While the idea doesn’t necessarily prevent people from being arrested or charged with misdemeanors, in practice, the proposal could potentially look a lot like what happened before recreational marijuana was legalized, Helfgott said. If police feel that there’s a good chance an arrest they make could be declined by the prosecutor or dismissed, enforcement could lapse.
Seattle police strongly oppose Herbold’s proposal. In a statement to The Seattle Times, the police department said the proposed legislation “seems intent on eliminating any accountability or deterrent to engaging in these behaviors and would endanger the safety and rights of all people of Seattle.”
“Seattle Police Department officers will continue to focus on holding individuals accountable who commit one of the thousands of assaults or thefts that occur in our community each year,” the statement read.
The proposal has also vexed business leaders who say they already deal with theft and vandalism. Reports of property crime to Seattle police have declined since a peak in 2014, though frustrations have steadily grown as the area’s homelessness crisis has exploded.
Denise Moriguchi, president and CEO of Uwajimaya, said she agreed something needed to change about the misdemeanor system. But to her, the idea seemed like something that wouldn’t address root issues like housing and substance-use-disorder treatment.
“It’s one thing to say if you get caught you don’t go to jail,” Moriguchi said. “But how are we really helping them to make sure they don’t need to be in that situation?”
City Attorney Pete Holmes said he agreed with public defenders that incarceration doesn’t solve the root problems motivating many low-level crimes. In a letter to council Friday, his office outlined changes to defenders’ proposed idea that would, among other things, allow defendants with behavioral health issues to be diverted to treatment programs in a model similar to Mental Health Court and Veterans Court.
Holmes said he was frustrated by some of the response to the public defenders’ idea, which hadn’t yet been drafted as proposed legislation by council staff.
“Please, everyone, let’s calm down,” he said.
The heart of the issue, according to Holmes, was lack of resources — particularly housing — that would allow people to stabilize and access treatment.
“On the one hand, throwing a mentally ill person in jail is not going to help their problems, but also turning people loose untreated is just as bad,” Holmes said. “We can talk about this statute all you want, but if it’s not coupled with real resources at the end of an informed, civil debate, I think, we’re going to just see another round of frustration.”
Academics who study the impacts of misdemeanor convictions say that misdemeanor arrests don’t do very much in the way of guaranteeing public safety or deterrence.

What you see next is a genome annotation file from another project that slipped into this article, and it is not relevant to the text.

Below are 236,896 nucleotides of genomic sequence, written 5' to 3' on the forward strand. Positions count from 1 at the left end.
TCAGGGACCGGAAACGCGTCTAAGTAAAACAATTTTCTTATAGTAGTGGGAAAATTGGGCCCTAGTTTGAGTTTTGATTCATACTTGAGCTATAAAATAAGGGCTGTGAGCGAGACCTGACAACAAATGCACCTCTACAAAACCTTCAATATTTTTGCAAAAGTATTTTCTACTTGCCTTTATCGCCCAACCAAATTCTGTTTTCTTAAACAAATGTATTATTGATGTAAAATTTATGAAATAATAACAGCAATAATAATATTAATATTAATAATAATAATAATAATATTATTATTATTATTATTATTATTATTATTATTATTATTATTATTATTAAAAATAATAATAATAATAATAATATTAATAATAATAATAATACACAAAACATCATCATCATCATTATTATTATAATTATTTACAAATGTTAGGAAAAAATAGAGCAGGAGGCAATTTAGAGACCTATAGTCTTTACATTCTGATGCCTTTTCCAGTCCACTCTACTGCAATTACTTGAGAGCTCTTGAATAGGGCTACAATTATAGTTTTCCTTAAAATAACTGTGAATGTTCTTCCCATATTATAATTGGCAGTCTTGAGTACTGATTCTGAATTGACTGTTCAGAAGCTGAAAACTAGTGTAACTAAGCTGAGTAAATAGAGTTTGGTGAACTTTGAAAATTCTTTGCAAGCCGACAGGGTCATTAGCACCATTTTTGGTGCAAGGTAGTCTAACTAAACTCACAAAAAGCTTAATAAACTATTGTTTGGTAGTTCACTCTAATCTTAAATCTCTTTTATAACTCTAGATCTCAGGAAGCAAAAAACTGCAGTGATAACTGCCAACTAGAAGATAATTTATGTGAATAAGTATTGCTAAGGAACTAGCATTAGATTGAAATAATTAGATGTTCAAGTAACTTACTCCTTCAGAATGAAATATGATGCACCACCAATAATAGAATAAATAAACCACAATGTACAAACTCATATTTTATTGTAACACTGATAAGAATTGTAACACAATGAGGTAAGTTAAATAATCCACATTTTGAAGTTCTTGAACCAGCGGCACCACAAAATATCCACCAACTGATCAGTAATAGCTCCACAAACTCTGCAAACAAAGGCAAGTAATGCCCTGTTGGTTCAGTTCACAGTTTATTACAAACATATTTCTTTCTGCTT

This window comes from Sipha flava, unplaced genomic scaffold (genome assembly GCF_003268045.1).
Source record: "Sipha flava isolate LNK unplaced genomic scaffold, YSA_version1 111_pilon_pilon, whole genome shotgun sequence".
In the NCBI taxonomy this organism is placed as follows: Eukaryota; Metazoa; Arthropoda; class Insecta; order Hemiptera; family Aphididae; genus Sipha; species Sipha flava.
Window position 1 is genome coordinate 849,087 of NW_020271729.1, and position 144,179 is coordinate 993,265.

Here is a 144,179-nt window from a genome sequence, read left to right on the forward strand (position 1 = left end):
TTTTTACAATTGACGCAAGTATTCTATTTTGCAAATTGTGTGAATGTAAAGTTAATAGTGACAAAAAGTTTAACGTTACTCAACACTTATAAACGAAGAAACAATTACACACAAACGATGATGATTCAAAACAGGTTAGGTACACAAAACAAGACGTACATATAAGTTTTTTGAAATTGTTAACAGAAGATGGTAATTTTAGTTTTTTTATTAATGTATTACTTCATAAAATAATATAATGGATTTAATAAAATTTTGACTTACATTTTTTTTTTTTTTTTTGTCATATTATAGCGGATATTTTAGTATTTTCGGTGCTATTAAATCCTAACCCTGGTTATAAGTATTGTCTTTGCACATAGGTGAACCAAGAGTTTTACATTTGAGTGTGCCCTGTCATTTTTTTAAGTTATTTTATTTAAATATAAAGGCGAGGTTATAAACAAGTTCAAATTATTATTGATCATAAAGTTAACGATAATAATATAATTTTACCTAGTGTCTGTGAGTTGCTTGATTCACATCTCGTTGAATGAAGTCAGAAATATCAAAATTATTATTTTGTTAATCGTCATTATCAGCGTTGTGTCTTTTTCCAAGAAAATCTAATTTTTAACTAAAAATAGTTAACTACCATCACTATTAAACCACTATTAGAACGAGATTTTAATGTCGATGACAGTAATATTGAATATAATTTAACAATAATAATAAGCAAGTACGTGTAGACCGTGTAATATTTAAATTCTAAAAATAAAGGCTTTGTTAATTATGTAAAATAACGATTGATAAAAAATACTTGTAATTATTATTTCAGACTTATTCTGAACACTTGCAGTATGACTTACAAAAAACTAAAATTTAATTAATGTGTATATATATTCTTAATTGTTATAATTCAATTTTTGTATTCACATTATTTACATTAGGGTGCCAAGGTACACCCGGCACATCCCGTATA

“There’s very little to no evidence that the traditional criminal legal response to low-level crimes works in any sense of the word,” according to University of Washington law, societies and justice department chair Katherine Beckett.
Seattle’s arrest rate for misdemeanors has declined in recent years — down 33% in 2016 from a peak in 2010, according to research from Seattle University and the Data Collaborative for Justice at John Jay College.
Still, the arrest rate remains highest for Black and Indigenous men. In 2016, according to the same report, Black people in Seattle are arrested on misdemeanor charges nearly six times the rate for white people.
The people who move through Seattle’s municipal court system are overwhelmingly poor; many struggle with mental health, substance use and homelessness, according to public defenders. About 90% qualify for public defense, which means the court recognized they were too poor to afford their own lawyers.
Third-degree theft, one of the top charges pursued by the Seattle City Attorney, often resulted in jail for homeless defendants who could be charged for small amounts of stolen — and returned — merchandise from Goodwill, according to a KUOW analysis last year.
Jail stays are usually short, and the time spent inside can destabilize a person’s life even more, Beckett said. For the people the proposal would target — those who are homeless or in jeopardy of it — jail stays often result in missed work, missed rent, or returning to stolen belongings and setting off a cycle of needing basic necessities they can’t afford.
Outcomes also differ by race. According to an analysis of monetary sanctions imposed by the Seattle Municipal Court published this summer, Black men and women are much more likely than other groups to serve jail time for unpaid fines and fees. And even when they do pay court-imposed penalties, Black men and women were more likely to be sentenced to incarceration through a superior court.
Alexes Harris, a University of Washington sociologist, professor and one of the authors of the monetary sanctions analysis, said she thought the draft ordinance from public defenders met the demands of the moment to dismantle the current system.
But Harris said she doesn’t believe Seattle can break down the current system without creating social support like housing, treatment, education and employment opportunities on the other side.
Even without arrest and incarceration, people would still be on the street, suffering those conditions.
“What then?” Harris asked. “What then are we going to give folks?”
For now, the proposal has switched to a slower track outside of the budget process.
In a council meeting last week, council president M. Lorena González said she felt Herbold’s proposal was only marginally related to the budget and would require too many resources from council staff during budget season to consider.
The council is set to take up the idea in Herbold’s committee this December, Herbold said, once the budget process is over.
That provides more time for officials — and the public — to explore what it would mean.